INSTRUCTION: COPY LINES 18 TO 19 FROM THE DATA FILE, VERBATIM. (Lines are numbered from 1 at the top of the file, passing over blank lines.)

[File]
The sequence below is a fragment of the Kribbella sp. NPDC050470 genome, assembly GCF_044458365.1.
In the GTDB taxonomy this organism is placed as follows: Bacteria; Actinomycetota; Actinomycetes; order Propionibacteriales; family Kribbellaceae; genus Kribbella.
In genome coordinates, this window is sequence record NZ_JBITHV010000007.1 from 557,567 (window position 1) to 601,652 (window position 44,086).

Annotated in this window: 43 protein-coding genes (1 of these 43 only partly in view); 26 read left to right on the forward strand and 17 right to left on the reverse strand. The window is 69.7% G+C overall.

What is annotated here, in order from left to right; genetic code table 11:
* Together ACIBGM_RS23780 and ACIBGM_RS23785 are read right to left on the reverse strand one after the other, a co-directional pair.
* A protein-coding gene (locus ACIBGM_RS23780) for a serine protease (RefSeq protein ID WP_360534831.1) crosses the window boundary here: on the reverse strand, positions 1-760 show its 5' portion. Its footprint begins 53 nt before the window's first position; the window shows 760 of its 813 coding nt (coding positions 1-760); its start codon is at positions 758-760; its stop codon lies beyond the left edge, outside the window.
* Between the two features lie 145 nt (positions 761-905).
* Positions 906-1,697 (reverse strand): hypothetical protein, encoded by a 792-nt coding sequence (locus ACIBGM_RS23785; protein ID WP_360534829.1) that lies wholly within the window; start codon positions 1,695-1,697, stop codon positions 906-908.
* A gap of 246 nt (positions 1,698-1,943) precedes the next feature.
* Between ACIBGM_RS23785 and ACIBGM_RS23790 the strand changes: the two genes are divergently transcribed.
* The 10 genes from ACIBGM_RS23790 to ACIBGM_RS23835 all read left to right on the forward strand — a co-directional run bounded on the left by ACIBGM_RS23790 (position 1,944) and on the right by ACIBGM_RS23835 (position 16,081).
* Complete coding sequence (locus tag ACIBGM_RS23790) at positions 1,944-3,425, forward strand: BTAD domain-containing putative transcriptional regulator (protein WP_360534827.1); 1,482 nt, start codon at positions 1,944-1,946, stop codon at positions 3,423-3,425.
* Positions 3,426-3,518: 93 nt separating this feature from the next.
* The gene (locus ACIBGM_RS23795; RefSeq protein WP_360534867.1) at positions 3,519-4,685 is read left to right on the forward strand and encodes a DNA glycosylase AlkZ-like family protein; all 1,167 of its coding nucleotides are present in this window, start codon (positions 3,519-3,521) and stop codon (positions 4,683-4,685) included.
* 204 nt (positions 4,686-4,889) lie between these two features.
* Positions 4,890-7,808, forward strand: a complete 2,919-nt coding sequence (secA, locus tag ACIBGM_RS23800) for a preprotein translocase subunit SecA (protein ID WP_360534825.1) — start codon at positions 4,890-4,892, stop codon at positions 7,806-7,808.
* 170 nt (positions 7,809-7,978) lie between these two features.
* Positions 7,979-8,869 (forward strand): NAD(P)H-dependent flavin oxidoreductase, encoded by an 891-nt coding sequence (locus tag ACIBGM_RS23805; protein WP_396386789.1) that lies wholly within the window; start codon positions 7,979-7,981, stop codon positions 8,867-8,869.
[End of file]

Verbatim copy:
* 170 nt (positions 7,809-7,978) lie between these two features.
* Positions 7,979-8,869 (forward strand): NAD(P)H-dependent flavin oxidoreductase, encoded by an 891-nt coding sequence (locus tag ACIBGM_RS23805; protein WP_396386789.1) that lies wholly within the window; start codon positions 7,979-7,981, stop codon positions 8,867-8,869.